Living in a Leasehold Property – How Does it Work?


Living in a Leasehold Property – How Does it Work?

One thing our estate agents get asked again and again is ‘how do leases work’. Understanding leases can be confusing, so we’re not surprised we hear this question so often, nevertheless, as the purchaser or owner of a leasehold flat, it is in your own best interest to understand the legal nature of your ownership.

This guide aims to help you*:

  • Understand residential leaseholds.
  • Be clear on what your rights are.
  • Be clear on what your responsibilities are.

What is a Leasehold?

Leasehold flats are most often in purpose-built blocks, in converted houses, or above retail properties.

Leasehold ownership of a property is essentially a long tenancy, you will have the right to buy, sell, and occupy the property for the term of the ‘lease’ (this is usually for 99 or 125 years).

If you buy a leasehold property, you will usually own everything within the four (or more) walls of the property. Everything from the floorboards to the plaster belongs to you. However, the external or structural walls will usually not belong to you. The things you own are referred to as the ‘demised premises.

The structure and other common areas of the building, as well as the land it stands own, will usually be owned by the freeholder, also known as the landlord. The landlord is responsible for upkeep and maintenance of the building, but they will recover the costs from leaseholders through services charges.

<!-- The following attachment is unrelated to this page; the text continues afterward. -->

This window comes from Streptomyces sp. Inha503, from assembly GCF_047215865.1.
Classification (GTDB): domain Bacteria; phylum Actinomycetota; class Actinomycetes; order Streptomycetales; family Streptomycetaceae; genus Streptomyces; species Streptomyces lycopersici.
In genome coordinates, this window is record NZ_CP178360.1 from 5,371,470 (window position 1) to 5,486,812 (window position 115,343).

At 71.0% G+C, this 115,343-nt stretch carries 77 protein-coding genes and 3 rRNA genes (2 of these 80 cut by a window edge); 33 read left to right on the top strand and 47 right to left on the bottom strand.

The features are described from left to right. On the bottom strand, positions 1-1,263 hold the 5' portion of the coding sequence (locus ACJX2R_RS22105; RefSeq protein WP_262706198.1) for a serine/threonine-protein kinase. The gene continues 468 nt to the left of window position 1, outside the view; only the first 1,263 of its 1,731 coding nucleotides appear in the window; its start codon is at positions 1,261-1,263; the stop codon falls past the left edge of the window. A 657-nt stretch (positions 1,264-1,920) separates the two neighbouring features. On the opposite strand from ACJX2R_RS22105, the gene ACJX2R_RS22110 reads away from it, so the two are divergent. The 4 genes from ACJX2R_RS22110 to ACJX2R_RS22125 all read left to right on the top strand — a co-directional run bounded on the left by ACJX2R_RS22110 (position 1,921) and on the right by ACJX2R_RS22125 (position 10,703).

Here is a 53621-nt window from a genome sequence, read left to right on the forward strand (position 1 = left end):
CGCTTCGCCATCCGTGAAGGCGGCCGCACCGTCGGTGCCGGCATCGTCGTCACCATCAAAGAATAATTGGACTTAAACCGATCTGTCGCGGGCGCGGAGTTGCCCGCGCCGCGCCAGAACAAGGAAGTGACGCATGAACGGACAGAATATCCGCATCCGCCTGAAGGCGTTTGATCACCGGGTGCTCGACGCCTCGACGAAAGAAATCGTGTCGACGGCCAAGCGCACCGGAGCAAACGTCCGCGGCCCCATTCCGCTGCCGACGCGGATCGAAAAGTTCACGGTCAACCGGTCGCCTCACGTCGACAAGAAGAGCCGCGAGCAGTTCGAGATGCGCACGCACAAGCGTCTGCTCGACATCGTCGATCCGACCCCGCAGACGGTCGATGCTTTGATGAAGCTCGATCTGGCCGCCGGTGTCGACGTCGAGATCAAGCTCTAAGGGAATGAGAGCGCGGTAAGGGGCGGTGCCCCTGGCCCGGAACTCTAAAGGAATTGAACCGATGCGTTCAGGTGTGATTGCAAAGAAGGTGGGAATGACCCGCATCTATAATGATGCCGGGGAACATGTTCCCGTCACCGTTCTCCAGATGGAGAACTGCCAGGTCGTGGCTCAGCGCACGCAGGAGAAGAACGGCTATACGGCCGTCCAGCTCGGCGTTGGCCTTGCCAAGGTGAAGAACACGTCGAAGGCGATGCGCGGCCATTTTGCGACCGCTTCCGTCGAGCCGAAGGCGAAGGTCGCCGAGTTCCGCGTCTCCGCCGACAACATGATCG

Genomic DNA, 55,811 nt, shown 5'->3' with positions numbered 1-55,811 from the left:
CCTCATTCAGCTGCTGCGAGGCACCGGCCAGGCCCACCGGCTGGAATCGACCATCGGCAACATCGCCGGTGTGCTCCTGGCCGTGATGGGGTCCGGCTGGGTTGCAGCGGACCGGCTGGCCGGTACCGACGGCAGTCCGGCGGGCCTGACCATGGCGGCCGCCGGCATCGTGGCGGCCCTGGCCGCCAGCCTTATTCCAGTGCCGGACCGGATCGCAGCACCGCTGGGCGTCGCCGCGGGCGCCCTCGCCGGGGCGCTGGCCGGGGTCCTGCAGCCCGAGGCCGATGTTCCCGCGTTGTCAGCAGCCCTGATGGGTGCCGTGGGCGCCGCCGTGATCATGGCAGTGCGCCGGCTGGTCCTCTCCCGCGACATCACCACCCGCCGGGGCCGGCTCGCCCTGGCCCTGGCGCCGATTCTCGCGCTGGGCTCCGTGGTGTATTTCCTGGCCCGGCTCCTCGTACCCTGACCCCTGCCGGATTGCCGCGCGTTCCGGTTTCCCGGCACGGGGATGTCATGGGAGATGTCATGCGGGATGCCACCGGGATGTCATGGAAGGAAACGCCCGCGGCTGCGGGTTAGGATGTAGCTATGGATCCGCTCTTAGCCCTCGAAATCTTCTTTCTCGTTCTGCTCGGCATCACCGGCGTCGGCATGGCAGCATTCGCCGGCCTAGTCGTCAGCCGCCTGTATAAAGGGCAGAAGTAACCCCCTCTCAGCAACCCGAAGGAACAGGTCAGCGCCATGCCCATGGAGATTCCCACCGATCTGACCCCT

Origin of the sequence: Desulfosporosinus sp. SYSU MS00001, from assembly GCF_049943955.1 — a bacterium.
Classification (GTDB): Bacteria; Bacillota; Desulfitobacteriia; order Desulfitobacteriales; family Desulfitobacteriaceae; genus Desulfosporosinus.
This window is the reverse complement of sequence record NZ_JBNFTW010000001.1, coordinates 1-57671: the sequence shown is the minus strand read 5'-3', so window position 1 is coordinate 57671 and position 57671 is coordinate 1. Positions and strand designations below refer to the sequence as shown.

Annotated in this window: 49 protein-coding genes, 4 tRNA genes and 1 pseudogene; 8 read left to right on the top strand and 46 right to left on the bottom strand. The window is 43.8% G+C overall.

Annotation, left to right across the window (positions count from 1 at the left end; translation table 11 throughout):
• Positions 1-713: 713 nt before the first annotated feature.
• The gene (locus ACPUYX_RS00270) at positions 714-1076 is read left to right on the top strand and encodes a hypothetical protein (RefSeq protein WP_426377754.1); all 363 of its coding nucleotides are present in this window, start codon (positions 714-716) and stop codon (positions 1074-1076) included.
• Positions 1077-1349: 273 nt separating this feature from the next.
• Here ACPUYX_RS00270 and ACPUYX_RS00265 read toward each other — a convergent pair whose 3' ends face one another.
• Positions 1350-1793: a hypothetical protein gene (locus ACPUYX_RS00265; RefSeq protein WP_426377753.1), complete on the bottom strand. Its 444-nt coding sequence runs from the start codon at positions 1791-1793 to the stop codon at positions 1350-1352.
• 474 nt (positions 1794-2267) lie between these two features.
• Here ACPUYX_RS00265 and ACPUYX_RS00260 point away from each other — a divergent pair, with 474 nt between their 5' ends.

What is a Lease?

The lease is the contract between the leaseholder, and the landlord, this gives conditional ownership for a fixed period. The lease is an important document. It is also important that leaseholders understand it.

It is difficult to change the conditions of your lease after you have already bought the property, so make sure all obligations on the lease are acceptable before you purchase the home.

The lease sets out the contractual obligations between the two parties, who is responsible for what, who is contracted into what, and the terms of the lease.

What are Your Rights?

Firstly, you have a right to ‘quiet enjoyment’ of the flat, for the term of the lease. This right is implied by law, even if it’s not specified in the lease. ‘Quiet enjoyment’ simply means the right to reside in the premises without unreasonable interference from the landlord. You also have the right to expect the landlord to maintain and repair the building and the common parts (unless you have a ’self-repairing’ lease).

What are Your Responsibilities?

Mostly, this will be to keep the inside of the flat in good order, to pay any maintenance costs on time, to behave in an appropriate neighbourly manner, and lastly, to not do certain things without the landlord’s permissions, for example subletting or alterations.

Should you Buy a Leasehold Property?

If you are looking to buy a flat, as opposed to a house, you don’t have too much choice. Present property laws in England and Wales effectively mean that a flat must be a leasehold. There are some instances where leasehold properties are sold with a share of the freehold, but this is not so common.

Owning a leasehold property should not worry you, as long as you know your rights and obligations there is no reason why the flat shouldn’t be a perfectly good home for you.



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